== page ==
Differences in hospital resource allocation among sick newborns according to insurance coverage.
ABSTRACT To assess whether newborns' insurance coverage was associated with differences in the allocation of hospital services.
Retrospective analysis of computerized hospital discharge data, comparing resource allocation among newborns according to insurance status, controlling for race/ethnicity, diagnoses, hospital characteristics (ownership, teaching status, nursery level), and disposition.
All California civilian acute-care hospitals.
Population-based sample, excluding out-of-hospital and military hospital births. Resource allocation was studied among all newborns discharged in 1987 with evidence of serious problems (N = 29,751).
Length of stay, total charges, and charges per day.
Sick newborns without insurance received fewer inpatient services than comparable privately insured newborns with either indemnity or prepaid coverage. This pattern was observed across all hospital ownership types. Mean stay was 15.7 days for all privately insured newborns (15.6 days for those with indemnity and 15.7 days for those with prepaid coverage), 14.8 days for Medicaid-covered newborns, and 13.2 days for uninsured newborns (P less than .001). Length of stay, total charges, and charges per day were 16%, 28%, and 10% less, respectively, for the uninsured than for all privately insured newborns (P less than .001). Resources for newborns covered by Medicaid were generally greater than for the uninsured and less than for the privately insured. Both uninsured and Medicaid-covered newborns were found to have more severe medical problems than the privately insured.
The findings cannot be explained by differences in medical need or by differences in non-medically indicated services; they constitute prima facie evidence of inequities that need to be addressed by policy changes.
Article: Chapter 13 Managed care[Show abstract] [Hide abstract]
ABSTRACT: By 1993, over 70% of all Americans with health insurance were enrolled in some form of managed care plan. The term managed care encompasses a diverse array of institutional arrangements, which combine various sets of mechanisms, that, in turn, have changed over time. The chapter reviews these mechanisms, which, in addition to the methods employed by traditional insurance plans, include the selection and organization of providers, the choice of payment methods (including capitation and salary payment), and the monitoring of service utilization.Managed care has a long history. For an extended period, this form of organization was discouraged by a hostile regulatory environment. Since the early 1980s, however, managed care has grown dramatically. Neither theoretical nor empirical research has yet provided an explanation for this pattern of growth. The growth of managed care may be due to this organizational form's relative success in responding to underlying market failures in the health care system — asymmetric information about health risks, moral hazard, limited information on quality, and limited industry competitiveness. The chapter next explores managed care's response to each of these problems.The chapter then turns to empirical research on managed care. Managed care plans appear to attract a population that is somewhat lower cost than that enrolled in conventional insurance. This complicates analysis of the effect of managed care on utilization. Nonetheless, many studies suggest that managed care plans reduce the rate of health care utilization somewhat. Less evidence exists on their effect on overall health care costs and cost growth.Handbook of Health Economics 01/2000; 1:707-753. DOI:10.1016/S1574-0064(00)80172-9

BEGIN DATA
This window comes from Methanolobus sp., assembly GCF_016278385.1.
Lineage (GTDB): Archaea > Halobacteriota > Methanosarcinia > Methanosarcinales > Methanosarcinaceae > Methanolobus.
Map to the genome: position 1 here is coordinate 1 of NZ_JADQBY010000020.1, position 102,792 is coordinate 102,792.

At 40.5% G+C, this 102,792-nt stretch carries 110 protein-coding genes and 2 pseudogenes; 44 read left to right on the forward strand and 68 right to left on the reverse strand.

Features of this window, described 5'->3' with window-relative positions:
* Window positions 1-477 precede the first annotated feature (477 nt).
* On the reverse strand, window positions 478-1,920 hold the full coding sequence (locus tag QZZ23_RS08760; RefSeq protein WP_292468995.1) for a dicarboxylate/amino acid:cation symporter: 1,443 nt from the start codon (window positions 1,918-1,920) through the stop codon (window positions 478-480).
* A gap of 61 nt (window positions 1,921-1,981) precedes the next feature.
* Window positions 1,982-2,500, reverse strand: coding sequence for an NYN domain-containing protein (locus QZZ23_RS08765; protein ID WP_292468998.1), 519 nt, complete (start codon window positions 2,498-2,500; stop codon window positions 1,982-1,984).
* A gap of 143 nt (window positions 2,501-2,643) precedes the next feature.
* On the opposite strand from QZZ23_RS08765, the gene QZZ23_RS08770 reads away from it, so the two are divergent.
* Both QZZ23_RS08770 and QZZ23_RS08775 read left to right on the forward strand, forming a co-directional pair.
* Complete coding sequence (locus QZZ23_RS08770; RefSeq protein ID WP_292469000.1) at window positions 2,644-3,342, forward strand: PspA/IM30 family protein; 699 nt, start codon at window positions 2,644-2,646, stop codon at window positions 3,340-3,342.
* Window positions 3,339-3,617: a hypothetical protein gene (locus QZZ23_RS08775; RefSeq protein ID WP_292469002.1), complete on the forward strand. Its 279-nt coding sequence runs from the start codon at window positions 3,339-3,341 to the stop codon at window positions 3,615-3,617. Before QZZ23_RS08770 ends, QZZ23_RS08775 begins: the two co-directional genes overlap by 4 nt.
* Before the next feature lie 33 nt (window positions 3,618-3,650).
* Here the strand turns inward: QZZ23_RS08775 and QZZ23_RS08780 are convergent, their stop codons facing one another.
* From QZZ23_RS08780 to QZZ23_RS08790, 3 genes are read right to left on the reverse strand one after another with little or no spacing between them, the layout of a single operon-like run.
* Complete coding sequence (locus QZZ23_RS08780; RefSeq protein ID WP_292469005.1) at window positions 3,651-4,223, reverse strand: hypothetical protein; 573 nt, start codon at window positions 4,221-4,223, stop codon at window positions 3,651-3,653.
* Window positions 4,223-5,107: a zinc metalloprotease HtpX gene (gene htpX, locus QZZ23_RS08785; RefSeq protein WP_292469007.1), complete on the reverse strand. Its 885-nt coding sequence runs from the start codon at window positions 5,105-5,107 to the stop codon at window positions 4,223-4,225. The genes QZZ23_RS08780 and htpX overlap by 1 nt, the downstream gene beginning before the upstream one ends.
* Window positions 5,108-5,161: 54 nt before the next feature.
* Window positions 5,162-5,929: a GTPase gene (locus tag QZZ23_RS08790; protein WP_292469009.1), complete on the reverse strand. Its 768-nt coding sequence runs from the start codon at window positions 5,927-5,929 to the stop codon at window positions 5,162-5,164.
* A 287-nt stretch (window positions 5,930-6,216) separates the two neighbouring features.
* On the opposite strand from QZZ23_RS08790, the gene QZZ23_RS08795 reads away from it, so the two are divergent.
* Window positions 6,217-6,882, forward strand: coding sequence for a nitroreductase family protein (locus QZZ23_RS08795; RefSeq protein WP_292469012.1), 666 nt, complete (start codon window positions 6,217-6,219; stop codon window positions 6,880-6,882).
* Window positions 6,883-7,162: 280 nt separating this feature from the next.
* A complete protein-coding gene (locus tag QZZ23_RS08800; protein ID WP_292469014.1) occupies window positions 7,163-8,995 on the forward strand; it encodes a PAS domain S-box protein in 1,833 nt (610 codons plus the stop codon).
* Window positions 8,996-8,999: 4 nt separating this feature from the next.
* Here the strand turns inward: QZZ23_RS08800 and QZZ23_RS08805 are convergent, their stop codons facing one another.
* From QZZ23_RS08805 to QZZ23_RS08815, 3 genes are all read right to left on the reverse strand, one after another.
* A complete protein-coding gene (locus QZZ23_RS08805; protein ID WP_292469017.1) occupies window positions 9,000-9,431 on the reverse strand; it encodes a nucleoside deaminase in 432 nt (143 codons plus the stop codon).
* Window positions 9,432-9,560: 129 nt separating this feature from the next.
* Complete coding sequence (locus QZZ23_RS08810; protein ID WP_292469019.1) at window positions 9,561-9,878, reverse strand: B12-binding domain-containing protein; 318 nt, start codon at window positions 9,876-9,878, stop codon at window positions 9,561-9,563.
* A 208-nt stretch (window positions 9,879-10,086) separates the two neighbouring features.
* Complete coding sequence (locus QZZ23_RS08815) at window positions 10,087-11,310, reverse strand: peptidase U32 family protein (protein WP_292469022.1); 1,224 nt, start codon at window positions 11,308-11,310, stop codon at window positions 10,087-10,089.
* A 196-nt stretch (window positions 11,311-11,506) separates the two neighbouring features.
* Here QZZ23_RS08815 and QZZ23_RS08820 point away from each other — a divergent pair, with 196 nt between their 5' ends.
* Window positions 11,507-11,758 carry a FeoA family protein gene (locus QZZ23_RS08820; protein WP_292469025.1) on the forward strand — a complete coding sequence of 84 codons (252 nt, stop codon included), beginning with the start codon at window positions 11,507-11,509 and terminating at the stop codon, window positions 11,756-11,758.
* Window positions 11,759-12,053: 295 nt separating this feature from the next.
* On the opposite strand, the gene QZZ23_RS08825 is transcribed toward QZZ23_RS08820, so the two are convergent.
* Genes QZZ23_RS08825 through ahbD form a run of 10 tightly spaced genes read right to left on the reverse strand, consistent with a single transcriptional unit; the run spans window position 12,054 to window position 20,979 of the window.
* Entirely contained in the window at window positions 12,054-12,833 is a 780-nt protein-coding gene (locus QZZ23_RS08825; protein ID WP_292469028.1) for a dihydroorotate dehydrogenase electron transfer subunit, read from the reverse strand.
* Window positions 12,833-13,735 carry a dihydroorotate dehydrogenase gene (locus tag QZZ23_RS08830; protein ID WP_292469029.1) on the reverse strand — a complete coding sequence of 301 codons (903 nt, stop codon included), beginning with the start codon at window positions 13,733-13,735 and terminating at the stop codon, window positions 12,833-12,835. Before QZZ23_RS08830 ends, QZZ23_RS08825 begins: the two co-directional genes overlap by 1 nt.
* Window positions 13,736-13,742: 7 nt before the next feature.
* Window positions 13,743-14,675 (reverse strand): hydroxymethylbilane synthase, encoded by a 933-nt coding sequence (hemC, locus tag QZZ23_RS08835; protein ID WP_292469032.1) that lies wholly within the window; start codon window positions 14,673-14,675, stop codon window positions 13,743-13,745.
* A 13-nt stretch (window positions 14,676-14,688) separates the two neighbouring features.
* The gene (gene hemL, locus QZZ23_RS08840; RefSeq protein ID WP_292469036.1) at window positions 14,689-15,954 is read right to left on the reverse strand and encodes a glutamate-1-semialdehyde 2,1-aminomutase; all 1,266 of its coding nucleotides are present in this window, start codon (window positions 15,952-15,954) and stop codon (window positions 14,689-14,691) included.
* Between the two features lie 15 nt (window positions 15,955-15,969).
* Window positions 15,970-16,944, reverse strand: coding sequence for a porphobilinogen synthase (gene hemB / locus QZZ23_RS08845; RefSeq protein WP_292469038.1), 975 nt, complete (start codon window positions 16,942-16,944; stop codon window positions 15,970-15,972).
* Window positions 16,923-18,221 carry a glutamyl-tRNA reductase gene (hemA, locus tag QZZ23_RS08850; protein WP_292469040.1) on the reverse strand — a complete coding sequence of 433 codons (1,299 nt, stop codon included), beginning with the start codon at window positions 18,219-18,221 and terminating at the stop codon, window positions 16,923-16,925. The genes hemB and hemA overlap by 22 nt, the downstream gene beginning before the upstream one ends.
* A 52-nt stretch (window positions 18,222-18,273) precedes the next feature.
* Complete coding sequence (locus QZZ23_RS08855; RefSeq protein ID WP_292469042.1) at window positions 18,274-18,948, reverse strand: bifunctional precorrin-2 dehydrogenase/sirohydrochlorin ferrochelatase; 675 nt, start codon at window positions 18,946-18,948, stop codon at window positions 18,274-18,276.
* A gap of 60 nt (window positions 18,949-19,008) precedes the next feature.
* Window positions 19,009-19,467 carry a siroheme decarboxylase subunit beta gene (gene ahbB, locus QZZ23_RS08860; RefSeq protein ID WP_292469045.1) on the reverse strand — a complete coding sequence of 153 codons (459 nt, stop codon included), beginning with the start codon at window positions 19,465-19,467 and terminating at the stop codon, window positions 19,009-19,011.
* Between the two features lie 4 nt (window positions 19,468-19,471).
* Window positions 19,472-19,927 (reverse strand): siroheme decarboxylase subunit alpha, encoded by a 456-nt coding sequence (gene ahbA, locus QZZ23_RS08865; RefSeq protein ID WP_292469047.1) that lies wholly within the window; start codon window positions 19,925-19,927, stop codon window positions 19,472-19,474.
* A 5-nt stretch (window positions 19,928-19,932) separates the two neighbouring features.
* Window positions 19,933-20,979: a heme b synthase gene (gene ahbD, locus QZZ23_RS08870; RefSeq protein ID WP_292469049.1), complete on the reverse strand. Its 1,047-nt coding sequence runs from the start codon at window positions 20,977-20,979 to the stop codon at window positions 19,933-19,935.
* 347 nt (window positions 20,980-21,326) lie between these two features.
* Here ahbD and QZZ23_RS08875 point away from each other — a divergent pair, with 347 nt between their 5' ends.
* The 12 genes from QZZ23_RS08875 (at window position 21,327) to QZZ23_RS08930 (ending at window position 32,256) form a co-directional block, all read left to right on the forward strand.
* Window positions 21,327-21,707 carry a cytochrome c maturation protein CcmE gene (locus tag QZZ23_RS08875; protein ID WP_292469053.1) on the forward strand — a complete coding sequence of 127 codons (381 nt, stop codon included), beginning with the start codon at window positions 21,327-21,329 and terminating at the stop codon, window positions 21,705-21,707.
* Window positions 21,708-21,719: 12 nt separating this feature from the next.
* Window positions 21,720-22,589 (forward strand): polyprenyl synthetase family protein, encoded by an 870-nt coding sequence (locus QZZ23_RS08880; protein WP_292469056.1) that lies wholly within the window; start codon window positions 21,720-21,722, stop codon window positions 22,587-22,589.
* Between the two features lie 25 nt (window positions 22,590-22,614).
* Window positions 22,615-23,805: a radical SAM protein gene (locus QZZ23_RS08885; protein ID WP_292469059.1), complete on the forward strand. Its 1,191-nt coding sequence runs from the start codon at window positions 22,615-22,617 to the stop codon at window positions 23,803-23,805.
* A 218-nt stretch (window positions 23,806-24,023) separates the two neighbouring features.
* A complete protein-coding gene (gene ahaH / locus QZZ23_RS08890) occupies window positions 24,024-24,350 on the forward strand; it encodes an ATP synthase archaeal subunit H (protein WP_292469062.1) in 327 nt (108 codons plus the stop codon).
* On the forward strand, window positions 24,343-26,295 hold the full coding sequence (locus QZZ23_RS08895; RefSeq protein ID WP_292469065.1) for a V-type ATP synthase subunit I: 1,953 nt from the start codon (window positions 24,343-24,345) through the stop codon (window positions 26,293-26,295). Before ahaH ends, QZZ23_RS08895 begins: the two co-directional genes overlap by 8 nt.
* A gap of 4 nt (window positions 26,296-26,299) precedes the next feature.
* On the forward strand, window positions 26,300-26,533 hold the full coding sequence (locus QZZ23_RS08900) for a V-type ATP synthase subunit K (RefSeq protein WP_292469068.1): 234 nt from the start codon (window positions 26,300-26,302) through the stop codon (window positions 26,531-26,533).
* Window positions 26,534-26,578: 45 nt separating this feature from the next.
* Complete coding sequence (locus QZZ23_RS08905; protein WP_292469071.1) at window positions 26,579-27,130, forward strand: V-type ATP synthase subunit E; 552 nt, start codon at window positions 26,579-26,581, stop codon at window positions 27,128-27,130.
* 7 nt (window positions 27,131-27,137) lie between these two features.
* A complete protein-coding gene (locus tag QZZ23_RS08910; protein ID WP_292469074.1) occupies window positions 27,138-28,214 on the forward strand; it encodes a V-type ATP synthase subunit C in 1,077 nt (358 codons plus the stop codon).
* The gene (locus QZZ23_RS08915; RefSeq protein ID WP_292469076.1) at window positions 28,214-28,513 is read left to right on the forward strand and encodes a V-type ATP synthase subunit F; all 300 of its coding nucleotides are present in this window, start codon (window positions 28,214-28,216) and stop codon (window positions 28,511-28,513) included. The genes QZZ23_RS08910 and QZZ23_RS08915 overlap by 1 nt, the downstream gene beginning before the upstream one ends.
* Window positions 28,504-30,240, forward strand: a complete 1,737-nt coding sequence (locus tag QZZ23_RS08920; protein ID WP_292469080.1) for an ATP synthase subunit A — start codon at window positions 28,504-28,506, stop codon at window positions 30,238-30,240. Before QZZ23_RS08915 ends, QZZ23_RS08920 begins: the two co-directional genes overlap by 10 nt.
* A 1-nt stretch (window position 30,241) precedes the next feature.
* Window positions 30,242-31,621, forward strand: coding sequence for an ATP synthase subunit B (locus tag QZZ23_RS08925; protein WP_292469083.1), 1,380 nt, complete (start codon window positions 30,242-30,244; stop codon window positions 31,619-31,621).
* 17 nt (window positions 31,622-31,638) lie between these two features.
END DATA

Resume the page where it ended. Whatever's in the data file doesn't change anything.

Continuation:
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ABSTRACT: A retrospective study was carried out to know the trend in utilization of health insurance at a tertiary care teaching hospital. The data was analyzed to know the proportion of insured to total inpatients.The proportion of insured inpatients in various health insurance plans, their average length of stay and expenses per admission were analyed. There is a statistically significant increase in the number of insured inpatients. The proportion of inpatients in various plans among the insured have been varying over years due to introduction of community or social health insurance. The difference in average expense per admission among uninsured and insured is statistically significant. Variations in average expense per inpatient admission among beneficiaries' of different plans are again due to choice of wards and admissions for surgical conditions. The average length of stay among insured is lesser than in uninsured.
Article: Managed Care:[Show abstract] [Hide abstract]
ABSTRACT: College and university health services have always used managed care systems, allocating services for the many but limiting services per person. College psychotherapy is also limited intrinsically by the academic calendar and students' tendency to alternate between introspection and outward exploration. As a result, the course of college psychotherapy is in most cases so extremely brief that it is not long enough to qualify as “brief therapy.” Meanwhile, the severity of college student emotional difficulties has increased since 1980 and still more severity is expected. Should college psychotherapy practice be limited even more? The history of resistances to providing any psychotherapy for students suggests that denial of need, stigma, and shortsighted financial considerations readily lend themselves to rationalizing further restrictions. We should be mindful not only of short-term economic considerations but the importance of recognizing need for longer term psychotherapy even when short term economic considerations mitigate against it.Journal of College Student Psychotherapy 10/2008; 9(2):7-17. DOI:10.1300/J035v09n02_03